Master of Arts
Candidates are required to take at least eight graduate courses (24 credits) and are encouraged to take a balanced load of courses, ranging from the Middle Ages to the present. One course may be taken outside the department if desired (with departmental approval).
GERM 510 or its equivalent is expected at the M.A. level. An examination (three-hour written, one-hour oral) is required to complete the M.A. degree. It is based on a departmental M.A. Reading List. The oral includes a short prepared talk in German, and the entire exam is taken during the third semester.
Each teaching assistant normally teaches one elementary German course in the teacher training program and at the same time enrolls in three graduate courses.
Doctor of Philosophy
Requirements for entry into the Ph.D. program are the M.A. degree and departmental permission to proceed. The latter is a decision arrived at in a meeting of all faculty members, and it is based on class work, the M.A. examination, and the general performance of the student in the teacher training program.
Requirements include at least ten graduate courses (30 credits are required beyond the M.A. degree). Specialization that prepares for a dissertation is encouraged.
Periodic evaluation of the teaching performance of graduate instructors forms an integral part of the evaluation of the candidate’s progress in the program. Each student must teach a minimum of four semesters beyond the M.A. degree.
Candidates normally specialize in the works of one author, in a genre (poetry, novel, drama, or Novelle/Erzahlung) and in a period (medieval, romantic, post-war, etc.). Literary theory, however, may be substituted for a genre.
In the first semester as a Ph.D. candidate, the student submits a proposed reading list in all three areas to a committee of three faculty members (appointed by the chair after consultation with the student). Generally the head of the committee is the student’s dissertation advisor. The author, genre, and theory lists are based on departmental core lists, whereas the period lists are developed along the lines of previous period lists. In certain cases a combination of two specialties not mentioned in the guidelines can be approved by the chair and the committee of three. By the end of the second semester after the M.A., however, all three parts of the list must be in final form.
For the Ph.D. a reading knowledge of French is required—or another language, if approved by the chair and the student’s committee, and this requirement must be fulfilled before the Ph.D. examination. Reading knowledge is demonstrated either by passing a literature course in the respective department with a grade of B or better, or by passing a written examination administered by the German department. Students should study French during the summer, inasmuch as this does not count as a regular course.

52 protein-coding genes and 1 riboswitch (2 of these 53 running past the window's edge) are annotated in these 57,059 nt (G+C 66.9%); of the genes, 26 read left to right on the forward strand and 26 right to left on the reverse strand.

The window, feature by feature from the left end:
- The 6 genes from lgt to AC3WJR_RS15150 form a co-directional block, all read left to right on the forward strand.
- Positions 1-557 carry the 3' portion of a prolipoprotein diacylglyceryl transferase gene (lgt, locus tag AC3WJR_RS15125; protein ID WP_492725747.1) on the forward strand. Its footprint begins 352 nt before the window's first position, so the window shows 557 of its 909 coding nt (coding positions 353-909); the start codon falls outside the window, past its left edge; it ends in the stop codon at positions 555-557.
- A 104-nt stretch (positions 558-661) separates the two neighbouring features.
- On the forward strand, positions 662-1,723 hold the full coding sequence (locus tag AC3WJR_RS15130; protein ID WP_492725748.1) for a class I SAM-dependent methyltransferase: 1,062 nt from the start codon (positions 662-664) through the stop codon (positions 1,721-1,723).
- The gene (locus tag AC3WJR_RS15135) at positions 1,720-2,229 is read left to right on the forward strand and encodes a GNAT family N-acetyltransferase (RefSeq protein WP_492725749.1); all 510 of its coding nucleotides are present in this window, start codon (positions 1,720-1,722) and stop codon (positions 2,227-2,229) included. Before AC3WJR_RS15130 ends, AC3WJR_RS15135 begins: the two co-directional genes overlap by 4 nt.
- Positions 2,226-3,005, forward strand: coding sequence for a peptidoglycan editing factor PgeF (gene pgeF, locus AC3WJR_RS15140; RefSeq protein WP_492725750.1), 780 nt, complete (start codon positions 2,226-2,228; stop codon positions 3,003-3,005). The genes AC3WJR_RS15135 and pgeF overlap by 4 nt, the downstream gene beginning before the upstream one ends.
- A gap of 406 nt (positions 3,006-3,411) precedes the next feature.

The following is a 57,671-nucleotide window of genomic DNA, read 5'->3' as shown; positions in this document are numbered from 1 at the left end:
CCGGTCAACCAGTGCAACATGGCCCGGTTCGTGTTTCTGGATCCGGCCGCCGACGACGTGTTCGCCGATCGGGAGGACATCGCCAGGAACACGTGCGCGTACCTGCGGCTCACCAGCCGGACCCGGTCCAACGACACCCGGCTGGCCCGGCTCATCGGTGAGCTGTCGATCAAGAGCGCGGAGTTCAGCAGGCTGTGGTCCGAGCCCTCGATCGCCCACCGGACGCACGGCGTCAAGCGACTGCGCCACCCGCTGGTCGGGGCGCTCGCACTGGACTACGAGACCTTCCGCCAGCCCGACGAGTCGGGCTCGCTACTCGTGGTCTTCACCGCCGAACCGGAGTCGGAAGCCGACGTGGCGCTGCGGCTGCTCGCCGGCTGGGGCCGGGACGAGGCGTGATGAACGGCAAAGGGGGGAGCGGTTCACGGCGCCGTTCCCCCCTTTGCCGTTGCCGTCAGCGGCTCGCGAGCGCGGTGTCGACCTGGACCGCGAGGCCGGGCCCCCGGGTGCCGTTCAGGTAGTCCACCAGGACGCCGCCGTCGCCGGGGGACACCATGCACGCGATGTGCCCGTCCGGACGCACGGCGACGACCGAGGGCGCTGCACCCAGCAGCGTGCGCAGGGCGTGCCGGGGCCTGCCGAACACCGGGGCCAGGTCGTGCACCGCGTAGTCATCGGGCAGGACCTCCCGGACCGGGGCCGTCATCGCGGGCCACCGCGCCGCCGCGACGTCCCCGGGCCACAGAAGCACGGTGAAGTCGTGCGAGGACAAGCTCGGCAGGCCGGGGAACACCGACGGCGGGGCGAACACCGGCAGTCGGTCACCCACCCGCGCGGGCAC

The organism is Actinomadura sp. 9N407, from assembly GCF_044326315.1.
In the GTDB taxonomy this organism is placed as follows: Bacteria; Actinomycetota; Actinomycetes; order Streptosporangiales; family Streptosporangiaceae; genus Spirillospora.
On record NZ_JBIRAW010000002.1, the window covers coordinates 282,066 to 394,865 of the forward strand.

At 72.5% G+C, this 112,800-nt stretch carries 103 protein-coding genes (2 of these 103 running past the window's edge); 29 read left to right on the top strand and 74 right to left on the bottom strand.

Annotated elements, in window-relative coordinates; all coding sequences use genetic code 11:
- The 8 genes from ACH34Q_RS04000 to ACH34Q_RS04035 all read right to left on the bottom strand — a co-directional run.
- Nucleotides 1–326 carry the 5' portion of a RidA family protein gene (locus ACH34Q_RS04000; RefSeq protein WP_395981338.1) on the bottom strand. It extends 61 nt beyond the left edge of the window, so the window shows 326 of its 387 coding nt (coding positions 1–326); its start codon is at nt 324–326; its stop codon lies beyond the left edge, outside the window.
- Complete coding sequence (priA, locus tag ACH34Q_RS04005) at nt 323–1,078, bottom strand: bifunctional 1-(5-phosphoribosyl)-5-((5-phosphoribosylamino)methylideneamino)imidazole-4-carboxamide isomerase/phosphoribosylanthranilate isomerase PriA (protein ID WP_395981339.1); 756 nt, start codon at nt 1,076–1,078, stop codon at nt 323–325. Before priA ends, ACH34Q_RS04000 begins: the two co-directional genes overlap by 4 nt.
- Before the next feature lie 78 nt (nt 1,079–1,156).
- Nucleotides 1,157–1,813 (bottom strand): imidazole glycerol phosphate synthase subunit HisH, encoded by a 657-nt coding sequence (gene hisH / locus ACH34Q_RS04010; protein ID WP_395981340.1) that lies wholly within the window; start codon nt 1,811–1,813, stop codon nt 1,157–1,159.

The Ph.D. examination consists of three written examinations—a period, genre, and a major author—plus a two-hour oral which includes a 15-minute critical presentation. The oral follows the written exam within a week, and the overall examination is graded as distinguished, passing, or failing. In the case of a failure, the student is granted another opportunity to take the examination within the following two semesters. All course work and the language requirement, however, must be completed before the examination can be taken.
The Ph.D. dissertation should be a book-length manuscript suitable for publication. With special permission the department has accepted three publishable articles instead. For the dissertation defense, a committee member is selected from outside the department.
Each semester a Ph.D. student teaches a five-day elementary German course plus enrolls in three graduate courses. Candidates generally complete the eight courses in three semesters (three courses each of the first two semesters, two the last). If desired, however, the student can take ten courses in four semesters (three courses each of the first three semesters, then one the last). In either case the Ph.D. exam takes place at the end of the last semester of course work, either early in January or in May. Whether taking the three- or four-semester option, students who postpone the exam from May until late summer are not granted the last-semester course reduction, but are required to take the normal three courses.
The continuation of financial support from year to year in the department is contingent upon satisfactory progress toward a degree.
For more information or application forms, please write: Volker Kaiser, Director of Graduate Studies, Department of German, University of Virginia, P.O. Box 400125, Charlottesville, VA 22904-4125.